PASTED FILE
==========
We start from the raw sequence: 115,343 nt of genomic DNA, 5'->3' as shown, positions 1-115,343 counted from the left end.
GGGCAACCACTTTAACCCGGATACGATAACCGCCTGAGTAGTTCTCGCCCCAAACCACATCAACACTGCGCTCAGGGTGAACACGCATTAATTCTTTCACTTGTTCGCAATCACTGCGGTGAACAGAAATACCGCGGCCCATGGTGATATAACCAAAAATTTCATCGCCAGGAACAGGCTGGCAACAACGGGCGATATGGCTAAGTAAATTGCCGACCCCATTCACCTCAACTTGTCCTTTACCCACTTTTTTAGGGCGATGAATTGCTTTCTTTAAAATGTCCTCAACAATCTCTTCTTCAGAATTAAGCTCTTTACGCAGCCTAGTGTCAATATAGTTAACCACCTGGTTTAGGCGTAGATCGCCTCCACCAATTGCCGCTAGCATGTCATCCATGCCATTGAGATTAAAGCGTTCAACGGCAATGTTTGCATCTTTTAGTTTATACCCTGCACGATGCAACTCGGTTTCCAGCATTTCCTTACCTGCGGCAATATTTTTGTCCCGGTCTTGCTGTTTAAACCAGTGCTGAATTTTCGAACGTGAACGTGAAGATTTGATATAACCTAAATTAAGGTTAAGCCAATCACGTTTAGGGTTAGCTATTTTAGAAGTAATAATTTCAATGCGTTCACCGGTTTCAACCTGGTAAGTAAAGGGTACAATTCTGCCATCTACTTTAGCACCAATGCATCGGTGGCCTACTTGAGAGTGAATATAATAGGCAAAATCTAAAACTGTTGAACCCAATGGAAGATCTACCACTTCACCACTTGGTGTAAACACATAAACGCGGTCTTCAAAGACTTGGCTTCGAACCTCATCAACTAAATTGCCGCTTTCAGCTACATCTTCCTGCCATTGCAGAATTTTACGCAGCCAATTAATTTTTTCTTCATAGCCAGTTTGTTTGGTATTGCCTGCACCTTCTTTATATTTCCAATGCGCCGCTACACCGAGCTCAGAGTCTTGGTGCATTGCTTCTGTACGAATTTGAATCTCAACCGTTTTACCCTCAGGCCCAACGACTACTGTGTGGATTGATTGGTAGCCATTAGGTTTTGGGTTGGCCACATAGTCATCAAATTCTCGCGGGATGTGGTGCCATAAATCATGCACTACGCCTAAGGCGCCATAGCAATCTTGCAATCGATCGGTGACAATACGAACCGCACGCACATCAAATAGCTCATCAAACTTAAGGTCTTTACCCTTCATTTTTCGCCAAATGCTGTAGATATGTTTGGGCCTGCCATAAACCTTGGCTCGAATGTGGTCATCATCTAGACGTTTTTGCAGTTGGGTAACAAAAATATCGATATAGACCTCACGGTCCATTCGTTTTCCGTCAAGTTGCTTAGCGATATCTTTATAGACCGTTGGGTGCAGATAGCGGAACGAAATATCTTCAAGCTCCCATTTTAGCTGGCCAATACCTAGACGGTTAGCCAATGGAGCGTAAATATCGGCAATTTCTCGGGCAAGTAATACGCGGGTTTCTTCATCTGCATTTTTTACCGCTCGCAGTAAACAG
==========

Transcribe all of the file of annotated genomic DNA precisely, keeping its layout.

We start from the raw sequence: 115,343 nt of genomic DNA, 5'->3' as shown, positions 1-115,343 counted from the left end.
GGGCAACCACTTTAACCCGGATACGATAACCGCCTGAGTAGTTCTCGCCCCAAACCACATCAACACTGCGCTCAGGGTGAACACGCATTAATTCTTTCACTTGTTCGCAATCACTGCGGTGAACAGAAATACCGCGGCCCATGGTGATATAACCAAAAATTTCATCGCCAGGAACAGGCTGGCAACAACGGGCGATATGGCTAAGTAAATTGCCGACCCCATTCACCTCAACTTGTCCTTTACCCACTTTTTTAGGGCGATGAATTGCTTTCTTTAAAATGTCCTCAACAATCTCTTCTTCAGAATTAAGCTCTTTACGCAGCCTAGTGTCAATATAGTTAACCACCTGGTTTAGGCGTAGATCGCCTCCACCAATTGCCGCTAGCATGTCATCCATGCCATTGAGATTAAAGCGTTCAACGGCAATGTTTGCATCTTTTAGTTTATACCCTGCACGATGCAACTCGGTTTCCAGCATTTCCTTACCTGCGGCAATATTTTTGTCCCGGTCTTGCTGTTTAAACCAGTGCTGAATTTTCGAACGTGAACGTGAAGATTTGATATAACCTAAATTAAGGTTAAGCCAATCACGTTTAGGGTTAGCTATTTTAGAAGTAATAATTTCAATGCGTTCACCGGTTTCAACCTGGTAAGTAAAGGGTACAATTCTGCCATCTACTTTAGCACCAATGCATCGGTGGCCTACTTGAGAGTGAATATAATAGGCAAAATCTAAAACTGTTGAACCCAATGGAAGATCTACCACTTCACCACTTGGTGTAAACACATAAACGCGGTCTTCAAAGACTTGGCTTCGAACCTCATCAACTAAATTGCCGCTTTCAGCTACATCTTCCTGCCATTGCAGAATTTTACGCAGCCAATTAATTTTTTCTTCATAGCCAGTTTGTTTGGTATTGCCTGCACCTTCTTTATATTTCCAATGCGCCGCTACACCGAGCTCAGAGTCTTGGTGCATTGCTTCTGTACGAATTTGAATCTCAACCGTTTTACCCTCAGGCCCAACGACTACTGTGTGGATTGATTGGTAGCCATTAGGTTTTGGGTTGGCCACATAGTCATCAAATTCTCGCGGGATGTGGTGCCATAAATCATGCACTACGCCTAAGGCGCCATAGCAATCTTGCAATCGATCGGTGACAATACGAACCGCACGCACATCAAATAGCTCATCAAACTTAAGGTCTTTACCCTTCATTTTTCGCCAAATGCTGTAGATATGTTTGGGCCTGCCATAAACCTTGGCTCGAATGTGGTCATCATCTAGACGTTTTTGCAGTTGGGTAACAAAAATATCGATATAGACCTCACGGTCCATTCGTTTTCCGTCAAGTTGCTTAGCGATATCTTTATAGACCGTTGGGTGCAGATAGCGGAACGAAATATCTTCAAGCTCCCATTTTAGCTGGCCAATACCTAGACGGTTAGCCAATGGAGCGTAAATATCGGCAATTTCTCGGGCAAGTAATACGCGGGTTTCTTCATCTGCATTTTTTACCGCTCGCAGTAAACAG